When Donald Trump left Israel after his whirlwind 28-hour tour last week, much of the country breathed a sigh of relief. Trump had not, as many had feared, issued unsubstantiated statements or further destabilised the brittle regional status quo. He didn’t even tweet. But for Israel’s leaders, simply avoiding disaster isn’t enough; they want the US President working for their interests.
Not long ago, that outcome seemed likely. During his campaign, Trump looked like a dream come true for Prime Minister Benjamin Netanyahu’s right-wing government.
He promised to move the US embassy from Tel Aviv to Jerusalem “on day one”, and to withdraw from the nuclear agreement with Iran that had been spearheaded by his predecessor, Barack Obama.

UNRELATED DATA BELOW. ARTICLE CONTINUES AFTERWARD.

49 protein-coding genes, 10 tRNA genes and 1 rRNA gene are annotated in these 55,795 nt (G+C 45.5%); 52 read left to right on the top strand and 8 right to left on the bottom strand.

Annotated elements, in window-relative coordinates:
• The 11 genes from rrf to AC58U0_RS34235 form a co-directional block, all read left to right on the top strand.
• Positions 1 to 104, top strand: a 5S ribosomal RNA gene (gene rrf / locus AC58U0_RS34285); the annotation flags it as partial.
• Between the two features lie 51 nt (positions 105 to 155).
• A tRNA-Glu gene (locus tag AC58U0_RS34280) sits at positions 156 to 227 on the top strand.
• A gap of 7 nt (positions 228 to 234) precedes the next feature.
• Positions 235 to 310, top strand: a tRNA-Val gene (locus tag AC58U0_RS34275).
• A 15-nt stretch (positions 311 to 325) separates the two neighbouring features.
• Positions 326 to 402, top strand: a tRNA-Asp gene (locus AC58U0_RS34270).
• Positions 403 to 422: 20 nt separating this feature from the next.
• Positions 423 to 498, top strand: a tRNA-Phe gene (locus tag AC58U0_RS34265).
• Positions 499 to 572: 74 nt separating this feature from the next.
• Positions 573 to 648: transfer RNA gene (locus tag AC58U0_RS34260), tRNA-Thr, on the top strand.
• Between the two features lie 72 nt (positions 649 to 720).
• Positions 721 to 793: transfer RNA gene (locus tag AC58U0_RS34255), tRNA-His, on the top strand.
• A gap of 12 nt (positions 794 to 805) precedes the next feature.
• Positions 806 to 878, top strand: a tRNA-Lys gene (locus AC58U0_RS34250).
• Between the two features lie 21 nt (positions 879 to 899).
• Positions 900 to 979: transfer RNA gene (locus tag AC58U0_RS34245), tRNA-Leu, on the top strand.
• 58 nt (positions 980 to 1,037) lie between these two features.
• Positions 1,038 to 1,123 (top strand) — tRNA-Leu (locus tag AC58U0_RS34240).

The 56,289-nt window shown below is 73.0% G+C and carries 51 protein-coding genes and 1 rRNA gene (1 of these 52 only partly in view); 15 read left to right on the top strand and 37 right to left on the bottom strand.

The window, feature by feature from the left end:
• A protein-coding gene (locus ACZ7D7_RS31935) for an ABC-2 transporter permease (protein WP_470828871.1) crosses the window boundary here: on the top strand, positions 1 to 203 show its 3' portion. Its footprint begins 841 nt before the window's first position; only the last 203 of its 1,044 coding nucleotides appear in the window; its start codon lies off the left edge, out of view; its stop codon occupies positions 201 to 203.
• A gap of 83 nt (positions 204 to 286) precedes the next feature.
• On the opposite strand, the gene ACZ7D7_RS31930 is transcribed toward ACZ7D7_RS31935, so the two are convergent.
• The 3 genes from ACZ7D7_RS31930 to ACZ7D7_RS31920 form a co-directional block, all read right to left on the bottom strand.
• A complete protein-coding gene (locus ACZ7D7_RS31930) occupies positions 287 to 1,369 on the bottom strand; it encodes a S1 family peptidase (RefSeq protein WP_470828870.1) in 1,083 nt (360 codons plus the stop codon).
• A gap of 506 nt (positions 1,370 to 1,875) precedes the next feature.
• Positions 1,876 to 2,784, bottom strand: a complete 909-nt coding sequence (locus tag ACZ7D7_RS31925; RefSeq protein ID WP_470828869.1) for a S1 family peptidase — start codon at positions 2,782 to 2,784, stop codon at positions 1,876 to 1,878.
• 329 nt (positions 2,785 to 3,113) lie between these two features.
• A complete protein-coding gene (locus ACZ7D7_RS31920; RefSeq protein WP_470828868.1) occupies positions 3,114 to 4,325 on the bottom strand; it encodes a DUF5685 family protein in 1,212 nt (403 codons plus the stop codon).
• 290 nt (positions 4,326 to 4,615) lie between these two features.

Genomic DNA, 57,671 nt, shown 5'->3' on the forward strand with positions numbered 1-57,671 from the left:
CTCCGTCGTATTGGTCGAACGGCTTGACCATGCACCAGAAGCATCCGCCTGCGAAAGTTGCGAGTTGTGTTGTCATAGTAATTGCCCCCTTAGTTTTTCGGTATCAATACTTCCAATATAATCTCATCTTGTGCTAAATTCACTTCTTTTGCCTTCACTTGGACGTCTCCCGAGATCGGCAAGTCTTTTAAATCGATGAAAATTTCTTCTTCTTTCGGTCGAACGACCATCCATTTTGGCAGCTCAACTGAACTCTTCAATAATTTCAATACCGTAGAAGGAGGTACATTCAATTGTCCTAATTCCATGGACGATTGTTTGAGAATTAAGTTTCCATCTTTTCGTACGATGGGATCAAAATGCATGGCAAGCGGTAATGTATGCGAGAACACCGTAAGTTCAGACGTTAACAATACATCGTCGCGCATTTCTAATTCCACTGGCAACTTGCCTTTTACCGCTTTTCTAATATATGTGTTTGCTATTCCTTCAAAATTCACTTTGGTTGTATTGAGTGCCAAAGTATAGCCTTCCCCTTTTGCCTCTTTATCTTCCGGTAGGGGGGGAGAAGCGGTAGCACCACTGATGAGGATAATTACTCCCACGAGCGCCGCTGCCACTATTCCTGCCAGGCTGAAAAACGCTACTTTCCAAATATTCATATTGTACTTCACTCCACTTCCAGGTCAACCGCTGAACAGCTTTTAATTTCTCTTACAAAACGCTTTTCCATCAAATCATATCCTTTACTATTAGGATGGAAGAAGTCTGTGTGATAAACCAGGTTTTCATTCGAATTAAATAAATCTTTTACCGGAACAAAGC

Moreover, when Obama, as one of his last acts as president, refused to veto a UN Security Council resolution condemning Israeli settlement construction in the West Bank, Trump railed against him. For Israel’s government, which had been embroiled in bitter controversies with the Obama administration for eight years, Trump appeared to represent, in Netanyahu’s own words, “a new dawn”.
Read the full article by Shlomo Avineri at The Australian (subscription only).